Diocesan Synod 2020: Day Two
Day two of the Aberdeen & Orkney Diocesan Synod began with morning prayer and the Bishop’s Charge. Bishop Anne spoke about her “growing love of the people and places of this Diocese.”
She went on to speak about the case for optimism in the Diocese. Saying that there are places where “we are the only formal Christian presence.
“Although some church and congregations struggle, others are healthy and some are growing in numbers. Often the greatest signs of life are found in and through mid-week activities: cafés, healing services and activities supporting families and children.”
She called on the Diocese to engage more in speaking about God to others in our daily lives, and to “learn to be God’s people once again”. She stressed the importance of three things: seeking the Kingdom, dwelling on the word and centering Jesus in our lives.
“Kingdom, Scripture, Jesus. This is the call to be a disciple – or rather – disciples together. An apostolic people sent into the world by the spirit of God.”
Bishop Anne announced two Diocesan events to be held in Aberdeen throughout the coming year: 9 May will concern “listening to God and each other.” 17 July will be a pre-Lambeth Conference event considering the Lambeth 2020 theme: Being God’s Church for God’s World.
Synod then broke into table groups to discuss the call to put Kingdom, Scripture, and Jesus at the centre of Diocesan life.
Synod elected members to various roles within the Diocese. Further details of these elections will be made available online in due course.
The delegates were then asked to approve reports from Diocesan office-bearers. They were all approved by the consent of the Synod.
Bishop Anne made a statement to Synod regarding the Diocese’s relationship with Westhill Community Church. In the statement she re-iterated that no matter the future relationship between the Diocese and Westhill, they would remain family. She said “It is common ground between us that the Diocese and Westhill are now, and will remain, members of the Church of Christ.”
Synod then heard two presentations entitled ‘Small Church Stories’. The Rev Canon Dr Dennis Berk discussed the process that led to St Mary-on-the-Rock, Ellon and St James-the-Less, Cruden Bay becoming dementia-friendly congregations. Mr David Crosley (Lay member) then spoke movingly about his experiences caring for a person with vascular dementia.
The Rev Alastair McDonald spoke about his experience of implementing Messy Church sessions for young (and not so young) families, alongside ecumenical partners, at All Saints, Woodhead of Fyvie.
Following lunch, there was a presentation and discussion on the deterioration of the fabric of St Andrew’s Cathedral, Aberdeen. The Bishop made clear to the Synod that she was seeking prayer and support for the Cathedral, and for the Provost at this time of crisis in the life of the Cathedral. She stressed that in the Scottish Episcopal Church each Diocese must have a Cathedral. She went on to report on the ongoing deterioration of the Cathedral building and suggested some of the consequences of that if left unchecked. The Very Rev Dr Emsley Nimmo guided the Synod on a virtual tour of the Cathedral building throughout history, with specific references to the historical inspiration behind Archibald Simpson’s original building with Sir Ninian Comper’s additions. He referred to the fact that the estate has links to many significant moments in Episcopal and National history, including the consecration of Samuel Seabury, the Jacobite rising in 1745 and described how the very structure of the Cathedral is a liturgical exercise: “In our past we’ve been persecuted as a denomination. In the present we are persecuted by indifference and it’s up to us to re-present what we’re about to the people of Scotland. It’s the liturgy that holds us together, and the Cathedral is the Scottish liturgy set in stone… We are living stones who have to enliven that fantastic building that we’ve inherited.”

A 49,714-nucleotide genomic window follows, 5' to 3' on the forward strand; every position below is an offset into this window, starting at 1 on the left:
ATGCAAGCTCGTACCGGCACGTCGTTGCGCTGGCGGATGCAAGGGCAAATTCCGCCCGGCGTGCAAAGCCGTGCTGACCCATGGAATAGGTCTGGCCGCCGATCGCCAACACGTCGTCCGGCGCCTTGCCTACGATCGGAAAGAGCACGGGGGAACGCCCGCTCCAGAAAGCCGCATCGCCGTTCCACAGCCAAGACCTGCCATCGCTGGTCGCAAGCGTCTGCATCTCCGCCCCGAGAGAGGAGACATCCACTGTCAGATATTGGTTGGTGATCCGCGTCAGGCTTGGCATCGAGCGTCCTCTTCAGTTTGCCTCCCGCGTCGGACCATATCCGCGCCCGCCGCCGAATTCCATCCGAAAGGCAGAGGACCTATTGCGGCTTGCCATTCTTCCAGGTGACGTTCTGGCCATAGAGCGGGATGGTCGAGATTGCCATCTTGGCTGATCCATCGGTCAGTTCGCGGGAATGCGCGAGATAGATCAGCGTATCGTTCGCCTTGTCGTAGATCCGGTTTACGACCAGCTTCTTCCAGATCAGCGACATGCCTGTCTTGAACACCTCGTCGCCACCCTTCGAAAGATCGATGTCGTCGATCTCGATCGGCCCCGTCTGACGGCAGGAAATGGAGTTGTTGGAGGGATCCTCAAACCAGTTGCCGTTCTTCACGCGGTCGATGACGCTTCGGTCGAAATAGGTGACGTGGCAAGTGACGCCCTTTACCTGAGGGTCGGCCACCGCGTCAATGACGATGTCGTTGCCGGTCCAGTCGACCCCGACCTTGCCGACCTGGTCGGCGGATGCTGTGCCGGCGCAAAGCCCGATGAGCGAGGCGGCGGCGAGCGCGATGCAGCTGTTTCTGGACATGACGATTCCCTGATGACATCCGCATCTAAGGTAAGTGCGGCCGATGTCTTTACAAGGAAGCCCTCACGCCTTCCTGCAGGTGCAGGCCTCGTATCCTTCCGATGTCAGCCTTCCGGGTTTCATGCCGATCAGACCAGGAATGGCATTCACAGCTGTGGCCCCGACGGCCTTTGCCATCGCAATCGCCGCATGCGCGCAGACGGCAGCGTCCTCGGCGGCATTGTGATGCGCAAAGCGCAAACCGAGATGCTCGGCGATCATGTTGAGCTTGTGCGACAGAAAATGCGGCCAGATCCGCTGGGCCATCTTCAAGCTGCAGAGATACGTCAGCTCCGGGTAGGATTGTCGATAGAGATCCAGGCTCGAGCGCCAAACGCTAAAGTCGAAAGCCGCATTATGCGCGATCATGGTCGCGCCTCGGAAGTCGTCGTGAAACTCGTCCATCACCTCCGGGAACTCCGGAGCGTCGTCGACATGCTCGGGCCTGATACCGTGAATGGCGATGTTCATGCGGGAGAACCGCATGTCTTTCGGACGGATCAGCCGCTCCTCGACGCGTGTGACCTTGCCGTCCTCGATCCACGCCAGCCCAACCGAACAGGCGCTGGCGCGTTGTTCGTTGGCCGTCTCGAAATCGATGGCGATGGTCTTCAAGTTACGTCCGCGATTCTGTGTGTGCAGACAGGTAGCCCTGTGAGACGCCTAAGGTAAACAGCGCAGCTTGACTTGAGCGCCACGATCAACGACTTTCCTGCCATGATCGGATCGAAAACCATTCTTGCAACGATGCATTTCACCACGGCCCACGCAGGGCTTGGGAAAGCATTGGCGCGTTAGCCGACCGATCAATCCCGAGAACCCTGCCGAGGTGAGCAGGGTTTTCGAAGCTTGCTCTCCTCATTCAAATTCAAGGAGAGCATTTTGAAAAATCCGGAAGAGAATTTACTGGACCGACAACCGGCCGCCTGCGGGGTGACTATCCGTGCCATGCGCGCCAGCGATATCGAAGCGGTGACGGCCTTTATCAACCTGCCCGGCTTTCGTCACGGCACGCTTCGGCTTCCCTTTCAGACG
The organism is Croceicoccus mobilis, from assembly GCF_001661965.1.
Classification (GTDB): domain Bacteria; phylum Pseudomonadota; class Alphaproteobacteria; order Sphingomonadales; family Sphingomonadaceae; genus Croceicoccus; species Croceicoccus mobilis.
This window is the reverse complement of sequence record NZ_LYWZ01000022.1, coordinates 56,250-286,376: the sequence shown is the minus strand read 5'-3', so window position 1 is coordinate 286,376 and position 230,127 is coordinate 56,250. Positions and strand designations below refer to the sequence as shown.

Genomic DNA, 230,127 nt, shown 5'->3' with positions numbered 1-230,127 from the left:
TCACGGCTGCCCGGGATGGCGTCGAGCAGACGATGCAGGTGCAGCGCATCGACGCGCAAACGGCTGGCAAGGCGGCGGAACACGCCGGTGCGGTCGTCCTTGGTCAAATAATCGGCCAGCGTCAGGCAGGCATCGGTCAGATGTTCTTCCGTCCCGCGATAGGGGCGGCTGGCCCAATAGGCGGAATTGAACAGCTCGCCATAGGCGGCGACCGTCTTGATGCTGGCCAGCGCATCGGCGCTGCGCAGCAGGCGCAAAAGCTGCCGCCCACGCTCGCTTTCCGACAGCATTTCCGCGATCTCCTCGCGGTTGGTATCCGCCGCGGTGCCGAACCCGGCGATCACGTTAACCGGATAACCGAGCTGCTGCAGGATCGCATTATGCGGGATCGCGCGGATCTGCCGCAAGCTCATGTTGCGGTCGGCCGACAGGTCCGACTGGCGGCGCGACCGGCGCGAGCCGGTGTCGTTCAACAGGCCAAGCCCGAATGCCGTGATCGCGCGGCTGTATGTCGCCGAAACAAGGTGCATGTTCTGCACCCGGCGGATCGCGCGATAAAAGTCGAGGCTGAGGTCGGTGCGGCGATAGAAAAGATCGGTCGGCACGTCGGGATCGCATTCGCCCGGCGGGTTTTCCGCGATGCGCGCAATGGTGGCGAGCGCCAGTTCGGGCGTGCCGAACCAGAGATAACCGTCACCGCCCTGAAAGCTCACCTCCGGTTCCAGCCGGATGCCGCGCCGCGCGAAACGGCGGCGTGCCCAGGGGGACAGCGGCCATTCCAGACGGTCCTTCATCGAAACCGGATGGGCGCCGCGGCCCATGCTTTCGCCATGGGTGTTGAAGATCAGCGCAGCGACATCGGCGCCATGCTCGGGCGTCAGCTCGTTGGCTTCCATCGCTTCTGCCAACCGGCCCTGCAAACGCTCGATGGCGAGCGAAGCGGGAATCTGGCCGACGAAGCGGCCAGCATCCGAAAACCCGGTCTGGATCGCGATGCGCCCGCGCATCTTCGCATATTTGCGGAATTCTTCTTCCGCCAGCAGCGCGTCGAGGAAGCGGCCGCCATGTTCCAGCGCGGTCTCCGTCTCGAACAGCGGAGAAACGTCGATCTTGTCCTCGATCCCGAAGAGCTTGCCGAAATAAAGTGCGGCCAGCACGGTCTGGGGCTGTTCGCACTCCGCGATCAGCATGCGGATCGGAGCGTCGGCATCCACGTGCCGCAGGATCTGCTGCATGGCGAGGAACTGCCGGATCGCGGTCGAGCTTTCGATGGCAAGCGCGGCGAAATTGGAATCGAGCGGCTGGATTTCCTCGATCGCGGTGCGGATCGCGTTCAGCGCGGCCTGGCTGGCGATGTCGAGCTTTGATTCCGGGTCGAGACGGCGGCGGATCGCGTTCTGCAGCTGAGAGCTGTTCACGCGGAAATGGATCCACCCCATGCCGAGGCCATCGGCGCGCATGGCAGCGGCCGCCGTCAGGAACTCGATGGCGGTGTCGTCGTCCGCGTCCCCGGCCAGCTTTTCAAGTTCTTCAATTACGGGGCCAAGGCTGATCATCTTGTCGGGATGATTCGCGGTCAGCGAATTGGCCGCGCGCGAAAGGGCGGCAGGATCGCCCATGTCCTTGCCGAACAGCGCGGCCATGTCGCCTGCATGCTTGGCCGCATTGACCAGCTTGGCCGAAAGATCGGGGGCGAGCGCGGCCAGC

The Very Rev Dr Isaac Poobalan, Provost of the Cathedral then spoke about the work that had been undertaken by the Cathedral congregation in order to respond to these issues. He spoke also about the many international visitors (especially in the United States) for whom the Cathedral is a spiritual home, and how some of them have been willing to offer help in this issue. He said “One priest from Houston came and she stood in front of the altar and she said: ‘I have come home.’ This is what we have inherited and this is where we are, but the challenges are, as you could see yesterday, dire”
Synod then broke into table groups to discuss how they as individuals and representatives of charges thought about this news, and how they might like to respond.
Synod then debated a motion proposed by the Very Rev Dr Emsley Nimmo requesting that the Provincial Faith and Order Board bring a motion to the General Synod to begin the process of recognising in the SEC’s Calendar the Rev Richard Lyon, a former priest who was dedicated to the Episcopal cause, showed supreme forgiveness and was the only Scottish Episcopal Priest to have been martyred. Next year (2021) will be the 275th anniversary of his martyring. The motion was seconded by the Rev Canon Jeremy Paisey. The motion passed unanimously.
Bishop Anne then spoke briefly about the Lambeth Conference 2020 and the Provincial Year of Pilgrimage 2021 before offering thanks on behalf of the Diocese to John Whittall who is stepping down as Diocesan Secretary after many years service.
The dates of the Diocesan Synod next year were given: 26-27 February, 2021. Bishop Anne then formally assented to the acts of the Synod and offered a final blessing.